|First race||British Grand Prix||Silverstone||July 16, 1977||Race results|
|Last race||Belgian Grand Prix||Zolder||May 9, 1982||Race results|
Some thought Gilles personified everything good about motor racing; his natural speed and spectacular style complemented by an open, irreverent character. Others said his flamboyance bordered on the reckless.
He dominated the Canadian Formula Atlantic scene, and wiped the floor at an invitation race at Trois-Rivieres at the end of 1976 that included World Champion James Hunt. That led to a drive with McLaren in the 1977 British Grand Prix, where he stunned everyone by running on the pace of the leaders in a two-year-old car. Unfathomably, McLaren did not take up an option on his services, but Ferrari signed him to replace Lauda at the end of 1977.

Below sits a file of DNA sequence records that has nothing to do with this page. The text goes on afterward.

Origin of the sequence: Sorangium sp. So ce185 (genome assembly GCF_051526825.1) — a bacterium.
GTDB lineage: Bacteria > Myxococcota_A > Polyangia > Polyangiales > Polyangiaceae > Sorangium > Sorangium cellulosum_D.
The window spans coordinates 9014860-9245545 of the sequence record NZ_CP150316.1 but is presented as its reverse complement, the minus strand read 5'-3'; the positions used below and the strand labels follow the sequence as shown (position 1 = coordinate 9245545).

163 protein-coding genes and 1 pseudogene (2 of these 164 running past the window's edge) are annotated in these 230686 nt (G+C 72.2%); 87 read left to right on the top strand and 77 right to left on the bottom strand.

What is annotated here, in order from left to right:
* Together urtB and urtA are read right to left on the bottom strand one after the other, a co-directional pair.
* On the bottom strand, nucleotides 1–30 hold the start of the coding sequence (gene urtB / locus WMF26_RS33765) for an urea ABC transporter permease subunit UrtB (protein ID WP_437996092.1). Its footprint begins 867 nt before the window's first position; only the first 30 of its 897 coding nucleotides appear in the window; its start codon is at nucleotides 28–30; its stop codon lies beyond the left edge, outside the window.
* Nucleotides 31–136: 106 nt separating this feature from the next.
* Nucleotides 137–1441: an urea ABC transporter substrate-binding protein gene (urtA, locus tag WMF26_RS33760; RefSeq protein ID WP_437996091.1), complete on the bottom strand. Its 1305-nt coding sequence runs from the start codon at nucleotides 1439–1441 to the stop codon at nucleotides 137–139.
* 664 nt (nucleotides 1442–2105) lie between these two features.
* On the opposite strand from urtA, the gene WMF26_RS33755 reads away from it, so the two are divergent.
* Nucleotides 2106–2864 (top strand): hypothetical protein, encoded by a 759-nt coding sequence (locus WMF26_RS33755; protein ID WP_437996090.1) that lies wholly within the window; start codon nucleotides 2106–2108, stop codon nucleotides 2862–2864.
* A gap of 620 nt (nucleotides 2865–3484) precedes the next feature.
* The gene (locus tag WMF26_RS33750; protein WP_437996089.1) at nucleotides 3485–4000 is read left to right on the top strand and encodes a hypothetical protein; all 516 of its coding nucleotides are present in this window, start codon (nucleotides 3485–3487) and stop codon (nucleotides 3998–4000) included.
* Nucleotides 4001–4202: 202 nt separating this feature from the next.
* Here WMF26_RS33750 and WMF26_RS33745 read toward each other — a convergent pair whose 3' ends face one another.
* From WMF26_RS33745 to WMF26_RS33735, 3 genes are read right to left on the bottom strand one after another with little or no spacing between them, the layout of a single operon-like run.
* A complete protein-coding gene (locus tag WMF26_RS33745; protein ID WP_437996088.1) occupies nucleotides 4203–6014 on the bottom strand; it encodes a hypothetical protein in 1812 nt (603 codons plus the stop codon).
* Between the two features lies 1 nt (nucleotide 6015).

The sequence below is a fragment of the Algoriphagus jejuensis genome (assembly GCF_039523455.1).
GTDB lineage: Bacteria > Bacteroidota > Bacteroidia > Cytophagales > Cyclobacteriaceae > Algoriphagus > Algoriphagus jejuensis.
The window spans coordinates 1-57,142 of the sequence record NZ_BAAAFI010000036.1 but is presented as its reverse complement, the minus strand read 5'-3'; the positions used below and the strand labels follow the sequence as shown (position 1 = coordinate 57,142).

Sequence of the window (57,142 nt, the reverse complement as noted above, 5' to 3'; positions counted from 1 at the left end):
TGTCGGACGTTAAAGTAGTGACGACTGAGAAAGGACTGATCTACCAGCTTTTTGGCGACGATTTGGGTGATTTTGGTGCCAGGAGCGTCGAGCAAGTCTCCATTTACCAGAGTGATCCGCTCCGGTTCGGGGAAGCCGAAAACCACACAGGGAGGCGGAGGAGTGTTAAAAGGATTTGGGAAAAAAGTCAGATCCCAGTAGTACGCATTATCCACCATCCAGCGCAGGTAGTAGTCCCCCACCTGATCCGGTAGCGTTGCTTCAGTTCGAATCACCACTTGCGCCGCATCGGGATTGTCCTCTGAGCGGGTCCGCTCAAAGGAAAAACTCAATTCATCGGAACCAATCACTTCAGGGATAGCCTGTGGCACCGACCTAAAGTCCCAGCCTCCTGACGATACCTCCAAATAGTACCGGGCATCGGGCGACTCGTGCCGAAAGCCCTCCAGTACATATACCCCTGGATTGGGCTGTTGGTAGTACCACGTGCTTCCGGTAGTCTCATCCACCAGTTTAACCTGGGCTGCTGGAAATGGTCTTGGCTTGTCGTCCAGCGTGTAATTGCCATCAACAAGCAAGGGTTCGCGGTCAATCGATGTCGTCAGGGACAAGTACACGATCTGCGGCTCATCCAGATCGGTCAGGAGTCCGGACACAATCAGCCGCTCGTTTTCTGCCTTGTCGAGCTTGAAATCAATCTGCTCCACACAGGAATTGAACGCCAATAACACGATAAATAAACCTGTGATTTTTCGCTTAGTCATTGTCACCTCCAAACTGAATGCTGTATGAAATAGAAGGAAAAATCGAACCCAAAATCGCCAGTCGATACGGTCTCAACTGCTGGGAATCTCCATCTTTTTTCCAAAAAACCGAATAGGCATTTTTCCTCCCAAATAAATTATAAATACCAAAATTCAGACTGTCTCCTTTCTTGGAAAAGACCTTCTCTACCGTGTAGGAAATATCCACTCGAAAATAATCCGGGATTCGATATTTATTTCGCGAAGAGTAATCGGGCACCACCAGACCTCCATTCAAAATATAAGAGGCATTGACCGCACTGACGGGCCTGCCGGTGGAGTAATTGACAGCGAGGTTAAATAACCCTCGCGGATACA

Gilles stayed with Ferrari until the end of his career. He scored his first win, on home soil in Canada, in 1978, and would have been World Champion in 1979, when he won three grands prix, had he not honourably stood by team orders at the Italian Grand Prix and sat behind team-mate Jody Scheckter, who took the title instead.
Then followed two years in hugely inferior cars (although he had two opportunistic wins in 1981) until in 1982 he finally had the equipment to win consistently. However, after having victory stolen from under his nose by team-mate Didier Pironi as he was cruising to the flag in the San Marino Grand Prix, Gilles was plunged into turmoil. He pledged never to speak to Pironi again, and, two weeks later, he crashed fatally during practice for the Belgian Grand Prix.
Reproduced from The Ultimate Encyclopedia of Formula One published by Carlton Books